Nebraska Groups Offer Utilities Road Map to Cleaner Energy Future
from Wildlife Promise
Nebraska is unique among the U.S. states: It’s the only one that serves its electric customers entirely through public power entities. While this system of 100 percent public power has been largely successful keeping consumer rates low through the years, Nebraska’s utilities have been slow to embrace energy efficiency programs as a way to meet energy needs.
Because managing demand is generally far cheaper and more eco-friendly that building new fossil-fueled power plants and drilling new gas wells, Nebraska Wildlife Federation (NEWF), a National Wildlife Federation affiliate, launched an effort two years ago to press Nebraska’s major utilities to invest in energy efficiency programs.
Nebraska Affiliate Champions “Conservation Power Plant”To build support for what it dubbed a “conservation power plant,” NEWF engaged partners—environmental nonprofits, energy-service businesses, farm groups, unions and others—in the outreach campaign.
“The effort soon grew well beyond our original expectations,” says Duane Hovorka, NEWF executive director. When Nebraska Public Power District, the state’s largest utility, announced plans in fall 2011 to invest $1.5 billion in upgrading old coal-fired plants to meet new U.S. Environmental Protection Agency (EPA) regulations, the coalition that NEWF had brought together was poised to take action. “We jointly obtained a foundation grant that allowed us to quickly ramp up our efforts,” says Hovorka. And the groups successfully convinced the utility to conduct an analysis of energy-generation options before making any decisions to retrofit aging plants. The motivation behind the “stall” tactic? That the Nebraska Public Power District might find alternative, cost-effective ways to deliver power and meet EPA’s pollution-control standards.
“Individual Nebraskans have long been convinced that clean energy is the way to go,” says John Atkeison, energy policy director at NEWF. “Poll after poll, survey after focus group continue to show that, by very large majorities, Nebraskans think the public power utilities they own should be moving faster and further to embrace wind, solar, energy efficiency and other clean energy solutions.”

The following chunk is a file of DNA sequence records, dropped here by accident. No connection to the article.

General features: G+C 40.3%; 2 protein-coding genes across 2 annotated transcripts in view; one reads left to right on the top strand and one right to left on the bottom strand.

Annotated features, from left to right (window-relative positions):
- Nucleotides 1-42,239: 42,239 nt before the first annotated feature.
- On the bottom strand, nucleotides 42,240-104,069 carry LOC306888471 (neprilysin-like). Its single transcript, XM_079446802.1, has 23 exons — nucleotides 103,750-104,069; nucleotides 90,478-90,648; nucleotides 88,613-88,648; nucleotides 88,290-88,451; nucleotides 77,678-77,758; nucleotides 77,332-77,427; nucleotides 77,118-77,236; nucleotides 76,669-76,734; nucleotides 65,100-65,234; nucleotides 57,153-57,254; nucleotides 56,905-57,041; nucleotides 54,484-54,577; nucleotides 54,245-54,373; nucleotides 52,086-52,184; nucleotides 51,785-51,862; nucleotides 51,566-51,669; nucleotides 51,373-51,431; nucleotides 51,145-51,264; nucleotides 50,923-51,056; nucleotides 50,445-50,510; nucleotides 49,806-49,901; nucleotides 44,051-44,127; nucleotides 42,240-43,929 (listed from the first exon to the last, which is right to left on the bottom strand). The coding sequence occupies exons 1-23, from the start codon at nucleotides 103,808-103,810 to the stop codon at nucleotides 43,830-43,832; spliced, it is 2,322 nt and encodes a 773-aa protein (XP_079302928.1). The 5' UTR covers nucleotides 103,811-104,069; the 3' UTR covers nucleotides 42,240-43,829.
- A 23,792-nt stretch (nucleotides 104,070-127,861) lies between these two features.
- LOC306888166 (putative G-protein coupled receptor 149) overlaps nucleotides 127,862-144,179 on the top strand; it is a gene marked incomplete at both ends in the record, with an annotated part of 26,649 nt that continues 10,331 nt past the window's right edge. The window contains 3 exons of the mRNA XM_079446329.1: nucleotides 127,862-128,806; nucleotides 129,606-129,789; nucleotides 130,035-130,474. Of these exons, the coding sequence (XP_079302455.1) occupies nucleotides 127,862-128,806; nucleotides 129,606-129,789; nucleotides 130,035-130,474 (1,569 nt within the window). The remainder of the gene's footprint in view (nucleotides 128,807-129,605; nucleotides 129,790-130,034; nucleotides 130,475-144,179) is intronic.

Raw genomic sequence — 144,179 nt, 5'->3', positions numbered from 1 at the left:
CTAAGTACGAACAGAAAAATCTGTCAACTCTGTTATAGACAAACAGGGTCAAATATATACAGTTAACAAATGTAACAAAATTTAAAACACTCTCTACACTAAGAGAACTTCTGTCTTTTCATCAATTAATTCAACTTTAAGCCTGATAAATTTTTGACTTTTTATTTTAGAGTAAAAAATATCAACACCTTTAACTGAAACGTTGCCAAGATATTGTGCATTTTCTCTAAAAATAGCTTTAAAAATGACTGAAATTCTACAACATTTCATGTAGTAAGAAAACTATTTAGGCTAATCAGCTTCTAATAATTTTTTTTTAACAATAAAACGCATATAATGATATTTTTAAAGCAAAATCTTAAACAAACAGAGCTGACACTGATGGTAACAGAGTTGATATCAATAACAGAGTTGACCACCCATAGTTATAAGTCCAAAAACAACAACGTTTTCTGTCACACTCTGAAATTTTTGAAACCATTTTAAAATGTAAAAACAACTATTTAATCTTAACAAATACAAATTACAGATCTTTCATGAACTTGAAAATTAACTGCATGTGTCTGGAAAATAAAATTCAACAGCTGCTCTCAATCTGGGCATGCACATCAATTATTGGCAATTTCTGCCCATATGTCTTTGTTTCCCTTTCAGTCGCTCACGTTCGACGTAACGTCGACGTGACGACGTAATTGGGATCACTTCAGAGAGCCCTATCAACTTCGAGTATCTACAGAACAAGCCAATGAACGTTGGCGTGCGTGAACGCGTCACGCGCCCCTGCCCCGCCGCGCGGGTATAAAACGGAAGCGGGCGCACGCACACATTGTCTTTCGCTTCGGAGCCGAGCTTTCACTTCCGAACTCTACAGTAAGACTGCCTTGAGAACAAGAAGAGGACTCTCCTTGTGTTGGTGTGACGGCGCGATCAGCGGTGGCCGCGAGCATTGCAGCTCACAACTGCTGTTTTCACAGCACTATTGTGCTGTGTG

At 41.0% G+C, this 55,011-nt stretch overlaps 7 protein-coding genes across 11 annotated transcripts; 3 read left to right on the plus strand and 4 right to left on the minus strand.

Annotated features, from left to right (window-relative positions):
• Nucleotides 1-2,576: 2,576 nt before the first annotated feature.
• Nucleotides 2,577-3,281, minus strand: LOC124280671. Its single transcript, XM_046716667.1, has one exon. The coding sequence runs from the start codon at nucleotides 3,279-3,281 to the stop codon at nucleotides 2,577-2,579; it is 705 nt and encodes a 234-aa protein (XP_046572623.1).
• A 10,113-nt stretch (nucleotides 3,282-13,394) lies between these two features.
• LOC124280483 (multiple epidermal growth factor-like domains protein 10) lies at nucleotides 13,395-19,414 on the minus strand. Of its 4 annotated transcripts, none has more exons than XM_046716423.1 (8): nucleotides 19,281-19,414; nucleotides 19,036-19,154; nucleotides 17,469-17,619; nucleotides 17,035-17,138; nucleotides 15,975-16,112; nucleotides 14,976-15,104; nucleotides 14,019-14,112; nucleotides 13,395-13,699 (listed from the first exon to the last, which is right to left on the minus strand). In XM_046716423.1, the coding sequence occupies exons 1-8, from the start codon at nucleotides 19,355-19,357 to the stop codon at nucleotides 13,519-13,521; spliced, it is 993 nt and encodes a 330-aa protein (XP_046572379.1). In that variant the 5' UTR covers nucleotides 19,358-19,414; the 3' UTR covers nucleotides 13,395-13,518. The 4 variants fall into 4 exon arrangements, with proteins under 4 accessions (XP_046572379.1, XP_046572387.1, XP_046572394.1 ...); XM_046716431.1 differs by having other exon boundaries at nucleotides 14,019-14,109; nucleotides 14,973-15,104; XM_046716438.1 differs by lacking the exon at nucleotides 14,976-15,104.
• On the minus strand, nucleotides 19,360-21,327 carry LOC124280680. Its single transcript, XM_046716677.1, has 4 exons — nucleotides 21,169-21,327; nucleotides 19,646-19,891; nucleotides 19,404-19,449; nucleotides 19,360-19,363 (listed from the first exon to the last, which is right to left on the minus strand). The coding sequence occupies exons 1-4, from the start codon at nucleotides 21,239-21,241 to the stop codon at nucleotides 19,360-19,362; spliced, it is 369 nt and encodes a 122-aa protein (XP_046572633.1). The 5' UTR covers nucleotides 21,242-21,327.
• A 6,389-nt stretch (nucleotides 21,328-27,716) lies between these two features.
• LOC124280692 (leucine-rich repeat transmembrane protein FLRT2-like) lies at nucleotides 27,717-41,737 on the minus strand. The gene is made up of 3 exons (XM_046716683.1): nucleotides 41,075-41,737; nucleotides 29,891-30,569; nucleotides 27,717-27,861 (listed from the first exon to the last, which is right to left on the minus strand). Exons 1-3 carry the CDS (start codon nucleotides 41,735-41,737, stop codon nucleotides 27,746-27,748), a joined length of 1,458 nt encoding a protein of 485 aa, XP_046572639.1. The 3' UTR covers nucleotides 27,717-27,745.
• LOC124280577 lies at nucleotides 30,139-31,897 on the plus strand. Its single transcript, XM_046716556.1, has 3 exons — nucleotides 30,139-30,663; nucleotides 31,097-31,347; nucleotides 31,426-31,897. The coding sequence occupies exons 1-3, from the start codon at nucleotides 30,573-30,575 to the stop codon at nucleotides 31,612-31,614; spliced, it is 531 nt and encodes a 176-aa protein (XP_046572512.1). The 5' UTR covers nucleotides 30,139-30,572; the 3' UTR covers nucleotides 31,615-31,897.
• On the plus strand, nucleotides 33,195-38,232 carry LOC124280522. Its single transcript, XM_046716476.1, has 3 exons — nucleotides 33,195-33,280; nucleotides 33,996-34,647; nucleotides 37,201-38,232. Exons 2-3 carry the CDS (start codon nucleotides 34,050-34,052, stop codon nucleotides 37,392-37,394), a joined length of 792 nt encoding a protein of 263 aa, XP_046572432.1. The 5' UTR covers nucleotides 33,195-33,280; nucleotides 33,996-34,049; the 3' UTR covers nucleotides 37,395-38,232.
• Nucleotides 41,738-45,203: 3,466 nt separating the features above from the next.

Reducing risk to rising fuel prices may be one compelling reason to consider diversification of fuel sources. Since 2002, for instance, the cost of coal transported to Nebraska utilities—two-thirds of which are currently powered by the fossil fuel—has increased each year by an average of more than 11 percent, according to the U.S. Department of Energy. In contrast, the price for new wind power is lower today than it was a decade ago, and solar photovoltaic energy also continues to fall in price (see NEWF’s Harness the Sun report). The National Renewable Energy Laboratory says Nebraska wind energy and solar resources rank #4 and #9 in the nation, respectively—yet these resources are mostly untapped in the Cornhusker State today, accounting for less than 4 percent of electricity generated in 2012.
Cost for Cleaner Energy Is Competitive
In June, after a year and a half of analyzing data, Nebraska Public Power District approved its 2013 Integrated Resource Plan, a tool that its board and management team will use to guide decisions regarding future generation resources. In it, the utility identified a couple dozen scenarios that would provide reliable, affordable electricity for customers. The district then used projections for current and future costs for the different energy sources to estimate the needed investment associated with each scenario.“At least one scenario studied in the analysis points the way toward a cleaner energy future for Nebraska,” says Hovorka, describing the phase-out of several old coal-fired plants and substantial new investments in wind power among its elements. But the “clear wake-up call,” adds Hovorka, is this: The estimated cost to implement this clean energy scenario would be essentially the same (a difference of less than one-half of 1 percent on a customer’s electric bill) compared to “business as usual”—a status-quo approach that would mean keeping aging power plants running for decades, continuing to rely predominately on coal and nuclear power to meet energy demand and largely ignoring the benefits of low-cost energy efficiency, wind and other clean energy sources.
While it’s not known at this time what energy path Nebraska Public Power District or other utilities will choose, NEWF and its partners continue to advocate for actions that substantially reduce greenhouse gas emissions, limit impacts on wildlife, improve human health and stimulate job growth and investment in Nebraska. A Clean Energy Omaha plan was drafted for consideration by the Omaha Public Power District, and proposals for ways Lincoln Electric System might grow its clean energy investments are being developed. The Lincoln utility has already adopted a policy that it would meet all projected electric load growth over the next five years through a combination of energy efficiency and renewable energy—“a huge change,” says Atkeison. Tabling at events such as rallies, energy tours and baseball games has helped NEWF bring its message to citizens who are supportive of the cause.
“Human beings can be the solution. And we have to be the solution,” Atkeison says. “It’s up to us. We can do it with current technology.”